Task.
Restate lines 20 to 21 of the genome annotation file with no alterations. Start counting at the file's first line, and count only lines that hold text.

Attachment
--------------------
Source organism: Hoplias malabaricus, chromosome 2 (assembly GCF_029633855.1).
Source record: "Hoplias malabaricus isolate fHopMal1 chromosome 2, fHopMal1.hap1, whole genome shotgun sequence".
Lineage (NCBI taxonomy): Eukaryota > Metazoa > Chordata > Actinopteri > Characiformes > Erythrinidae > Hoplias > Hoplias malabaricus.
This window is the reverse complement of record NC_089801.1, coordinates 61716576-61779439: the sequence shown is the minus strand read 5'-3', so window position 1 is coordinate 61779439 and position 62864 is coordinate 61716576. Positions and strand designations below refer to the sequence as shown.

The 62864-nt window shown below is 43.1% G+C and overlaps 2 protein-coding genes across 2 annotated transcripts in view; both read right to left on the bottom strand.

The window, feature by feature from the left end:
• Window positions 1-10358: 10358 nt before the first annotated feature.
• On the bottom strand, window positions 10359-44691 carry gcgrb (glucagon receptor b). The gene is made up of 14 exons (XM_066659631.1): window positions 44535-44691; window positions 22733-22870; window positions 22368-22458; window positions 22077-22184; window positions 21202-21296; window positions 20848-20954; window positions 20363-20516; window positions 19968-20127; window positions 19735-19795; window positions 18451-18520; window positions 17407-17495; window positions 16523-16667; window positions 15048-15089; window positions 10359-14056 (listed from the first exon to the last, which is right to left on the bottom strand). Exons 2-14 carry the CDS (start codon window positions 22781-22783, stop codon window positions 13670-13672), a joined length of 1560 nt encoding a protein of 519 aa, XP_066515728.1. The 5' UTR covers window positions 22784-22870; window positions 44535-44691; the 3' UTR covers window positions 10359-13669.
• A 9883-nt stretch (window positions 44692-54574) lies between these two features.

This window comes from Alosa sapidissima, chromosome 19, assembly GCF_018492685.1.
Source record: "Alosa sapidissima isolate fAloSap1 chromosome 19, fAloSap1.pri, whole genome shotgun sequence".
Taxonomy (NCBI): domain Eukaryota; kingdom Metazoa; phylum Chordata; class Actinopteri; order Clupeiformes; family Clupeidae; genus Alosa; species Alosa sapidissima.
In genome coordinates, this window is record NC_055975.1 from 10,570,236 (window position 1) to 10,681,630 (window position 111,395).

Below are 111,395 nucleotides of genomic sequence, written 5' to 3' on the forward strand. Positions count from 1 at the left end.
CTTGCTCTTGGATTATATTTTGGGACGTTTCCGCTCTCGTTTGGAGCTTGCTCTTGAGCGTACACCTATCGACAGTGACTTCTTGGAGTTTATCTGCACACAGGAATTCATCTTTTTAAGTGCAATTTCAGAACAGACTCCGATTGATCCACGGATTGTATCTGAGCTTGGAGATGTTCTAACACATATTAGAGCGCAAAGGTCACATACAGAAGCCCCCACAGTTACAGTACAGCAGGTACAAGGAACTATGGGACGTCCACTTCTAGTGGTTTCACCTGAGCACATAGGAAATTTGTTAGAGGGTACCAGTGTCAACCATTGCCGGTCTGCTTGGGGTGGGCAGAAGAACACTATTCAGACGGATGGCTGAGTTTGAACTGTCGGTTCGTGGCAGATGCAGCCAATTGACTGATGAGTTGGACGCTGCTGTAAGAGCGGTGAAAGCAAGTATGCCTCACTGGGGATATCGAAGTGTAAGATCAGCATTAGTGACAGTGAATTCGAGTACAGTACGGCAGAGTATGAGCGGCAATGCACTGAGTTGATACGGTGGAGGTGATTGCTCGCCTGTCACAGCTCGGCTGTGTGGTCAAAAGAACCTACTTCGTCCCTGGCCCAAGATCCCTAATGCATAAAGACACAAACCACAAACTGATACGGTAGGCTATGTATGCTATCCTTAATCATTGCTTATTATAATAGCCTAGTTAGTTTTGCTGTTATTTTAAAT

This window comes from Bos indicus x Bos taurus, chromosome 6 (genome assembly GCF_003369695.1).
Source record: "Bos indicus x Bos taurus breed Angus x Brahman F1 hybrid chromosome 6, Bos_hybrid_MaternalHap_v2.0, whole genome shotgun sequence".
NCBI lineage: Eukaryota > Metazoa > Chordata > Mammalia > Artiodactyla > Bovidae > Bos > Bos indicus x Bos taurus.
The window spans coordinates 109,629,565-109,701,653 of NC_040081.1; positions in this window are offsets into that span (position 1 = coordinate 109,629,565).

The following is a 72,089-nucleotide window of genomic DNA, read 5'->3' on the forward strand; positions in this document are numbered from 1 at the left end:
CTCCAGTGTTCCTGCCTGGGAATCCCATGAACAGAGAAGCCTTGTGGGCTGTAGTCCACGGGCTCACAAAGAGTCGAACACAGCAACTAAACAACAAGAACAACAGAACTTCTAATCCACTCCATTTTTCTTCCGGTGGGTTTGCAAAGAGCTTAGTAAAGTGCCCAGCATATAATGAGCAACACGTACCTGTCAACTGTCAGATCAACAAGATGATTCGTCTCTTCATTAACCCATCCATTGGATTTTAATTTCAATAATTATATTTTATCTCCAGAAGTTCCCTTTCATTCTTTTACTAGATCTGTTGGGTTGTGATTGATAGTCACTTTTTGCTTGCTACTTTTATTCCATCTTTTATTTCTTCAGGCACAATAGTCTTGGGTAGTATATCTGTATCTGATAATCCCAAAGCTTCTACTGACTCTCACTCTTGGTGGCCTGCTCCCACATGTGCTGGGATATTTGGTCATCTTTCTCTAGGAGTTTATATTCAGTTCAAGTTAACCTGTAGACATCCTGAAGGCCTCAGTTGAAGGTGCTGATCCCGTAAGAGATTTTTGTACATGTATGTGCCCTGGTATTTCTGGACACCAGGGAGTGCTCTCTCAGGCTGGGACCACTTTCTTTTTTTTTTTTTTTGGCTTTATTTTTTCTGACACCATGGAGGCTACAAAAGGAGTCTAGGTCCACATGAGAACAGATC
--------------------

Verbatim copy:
The following is a 72,089-nucleotide window of genomic DNA, read 5'->3' on the forward strand; positions in this document are numbered from 1 at the left end:
CTCCAGTGTTCCTGCCTGGGAATCCCATGAACAGAGAAGCCTTGTGGGCTGTAGTCCACGGGCTCACAAAGAGTCGAACACAGCAACTAAACAACAAGAACAACAGAACTTCTAATCCACTCCATTTTTCTTCCGGTGGGTTTGCAAAGAGCTTAGTAAAGTGCCCAGCATATAATGAGCAACACGTACCTGTCAACTGTCAGATCAACAAGATGATTCGTCTCTTCATTAACCCATCCATTGGATTTTAATTTCAATAATTATATTTTATCTCCAGAAGTTCCCTTTCATTCTTTTACTAGATCTGTTGGGTTGTGATTGATAGTCACTTTTTGCTTGCTACTTTTATTCCATCTTTTATTTCTTCAGGCACAATAGTCTTGGGTAGTATATCTGTATCTGATAATCCCAAAGCTTCTACTGACTCTCACTCTTGGTGGCCTGCTCCCACATGTGCTGGGATATTTGGTCATCTTTCTCTAGGAGTTTATATTCAGTTCAAGTTAACCTGTAGACATCCTGAAGGCCTCAGTTGAAGGTGCTGATCCCGTAAGAGATTTTTGTACATGTATGTGCCCTGGTATTTCTGGACACCAGGGAGTGCTCTCTCAGGCTGGGACCACTTTCTTTTTTTTTTTTTTTGGCTTTATTTTTTCTGACACCATGGAGGCTACAAAAGGAGTCTAGGTCCACATGAGAACAGATC